AIMS: Valvular event timing is an integral part of echocardiographic pressure-strain loop (PSL) analyses. The impact that different event timing modalities may have on myocardial work indices is unknown.
METHODS AND RESULTS: A methodological study was performed on 200 subjects, including 50 healthy subjects, 50 with aortic valve sclerosis, 50 with atrial fibrillation, and 50 with reduced left ventricular ejection fraction. Valvular event timing was estimated by visual assessment, spectral Doppler, and colour tissue Doppler imaging (TDI) M-mode. These valvular event timings were added to the same PSL analyses sequentially to acquire myocardial work indices, including global work index (GWI). For the 200 participants, the median age was 72 years, 50% were men, and mean blood pressure was 143/80 mmHg. Valvular event timings differed between all three modalities and so did all myocardial work indices. Compared with visual assessment, spectral Doppler resulted in a significantly higher GWI (mean difference: 114 ± 93 mmHg%, P < 0.001), and so did TDI (mean difference: 83 ± 90 mmHg%, P < 0.001). A higher GWI by spectral Doppler than by TDI was also observed (mean difference: 30 ± 53 mmHg%, P < 0.001). In the healthy subgroup, a systematic bias was observed for spectral Doppler compared with visual assessment (mean difference: 160 ± 77 mmHg%, P < 0.001), and a similar trend was noted for TDI vs. visual assessment (mean difference: 124 ± 74 mmHg%, P < 0.001).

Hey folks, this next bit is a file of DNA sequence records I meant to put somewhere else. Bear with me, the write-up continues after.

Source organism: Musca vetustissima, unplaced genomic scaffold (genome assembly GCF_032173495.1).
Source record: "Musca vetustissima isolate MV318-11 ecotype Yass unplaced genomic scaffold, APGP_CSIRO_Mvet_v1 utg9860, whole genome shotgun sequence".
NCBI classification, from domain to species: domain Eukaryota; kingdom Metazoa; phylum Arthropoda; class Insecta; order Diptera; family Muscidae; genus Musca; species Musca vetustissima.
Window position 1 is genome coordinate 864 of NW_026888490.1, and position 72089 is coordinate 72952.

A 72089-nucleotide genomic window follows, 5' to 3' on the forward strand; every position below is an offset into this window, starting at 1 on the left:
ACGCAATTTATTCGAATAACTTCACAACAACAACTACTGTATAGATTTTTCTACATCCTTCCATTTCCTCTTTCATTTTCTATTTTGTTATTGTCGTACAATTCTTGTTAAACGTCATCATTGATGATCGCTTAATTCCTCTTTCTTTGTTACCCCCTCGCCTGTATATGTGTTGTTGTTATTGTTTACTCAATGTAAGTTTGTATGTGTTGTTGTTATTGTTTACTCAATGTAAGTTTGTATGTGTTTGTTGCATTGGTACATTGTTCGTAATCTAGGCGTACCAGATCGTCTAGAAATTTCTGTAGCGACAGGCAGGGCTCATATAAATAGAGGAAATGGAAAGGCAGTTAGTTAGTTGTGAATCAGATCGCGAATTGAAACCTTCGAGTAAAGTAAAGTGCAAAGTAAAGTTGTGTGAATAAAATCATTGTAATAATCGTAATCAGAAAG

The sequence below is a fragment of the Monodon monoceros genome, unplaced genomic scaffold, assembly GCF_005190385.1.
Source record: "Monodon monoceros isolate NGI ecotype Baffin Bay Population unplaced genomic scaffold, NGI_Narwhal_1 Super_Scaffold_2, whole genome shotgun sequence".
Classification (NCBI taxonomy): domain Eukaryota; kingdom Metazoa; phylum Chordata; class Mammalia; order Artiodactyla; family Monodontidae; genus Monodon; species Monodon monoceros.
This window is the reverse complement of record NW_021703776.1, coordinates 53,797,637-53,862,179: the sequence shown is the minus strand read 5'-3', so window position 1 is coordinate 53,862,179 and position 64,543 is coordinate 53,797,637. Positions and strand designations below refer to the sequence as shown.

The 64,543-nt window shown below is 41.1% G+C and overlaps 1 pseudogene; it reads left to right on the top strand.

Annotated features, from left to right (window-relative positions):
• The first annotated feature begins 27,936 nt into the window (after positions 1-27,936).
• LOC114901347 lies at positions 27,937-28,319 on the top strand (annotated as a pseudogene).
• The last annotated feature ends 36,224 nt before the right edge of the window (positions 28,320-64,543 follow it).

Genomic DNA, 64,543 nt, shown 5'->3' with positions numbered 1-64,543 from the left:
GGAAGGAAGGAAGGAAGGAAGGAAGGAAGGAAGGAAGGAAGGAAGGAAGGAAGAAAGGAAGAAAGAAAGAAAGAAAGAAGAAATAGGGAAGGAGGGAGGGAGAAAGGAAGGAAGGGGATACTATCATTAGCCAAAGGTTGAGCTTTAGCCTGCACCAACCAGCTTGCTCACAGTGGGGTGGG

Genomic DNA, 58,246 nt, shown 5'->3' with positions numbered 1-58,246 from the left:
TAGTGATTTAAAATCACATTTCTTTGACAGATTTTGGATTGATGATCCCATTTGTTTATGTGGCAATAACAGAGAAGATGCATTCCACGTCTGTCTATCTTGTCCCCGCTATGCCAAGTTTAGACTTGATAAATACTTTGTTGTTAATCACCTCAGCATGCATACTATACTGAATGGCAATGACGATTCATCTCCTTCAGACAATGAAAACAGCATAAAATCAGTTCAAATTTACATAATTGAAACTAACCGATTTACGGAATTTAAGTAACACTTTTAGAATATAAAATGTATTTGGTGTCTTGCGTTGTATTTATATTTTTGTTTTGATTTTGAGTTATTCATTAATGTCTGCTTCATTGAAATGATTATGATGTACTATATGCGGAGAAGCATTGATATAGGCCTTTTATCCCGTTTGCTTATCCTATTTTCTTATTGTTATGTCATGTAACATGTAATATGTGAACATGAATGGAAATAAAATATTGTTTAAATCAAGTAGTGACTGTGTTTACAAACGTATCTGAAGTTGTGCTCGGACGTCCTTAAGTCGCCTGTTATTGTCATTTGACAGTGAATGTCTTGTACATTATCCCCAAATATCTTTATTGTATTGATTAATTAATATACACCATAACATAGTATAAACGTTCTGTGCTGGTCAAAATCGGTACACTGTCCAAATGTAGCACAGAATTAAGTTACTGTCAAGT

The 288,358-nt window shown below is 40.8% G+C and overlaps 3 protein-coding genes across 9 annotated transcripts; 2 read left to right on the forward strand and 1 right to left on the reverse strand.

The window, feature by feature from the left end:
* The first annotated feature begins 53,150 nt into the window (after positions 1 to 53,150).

CONCLUSION: Myocardial work indices differ depending on the event timing modality used, with visual assessment yielding lower GWI values compared with Doppler-based methods. Serial PSL analyses should apply the same event timing method.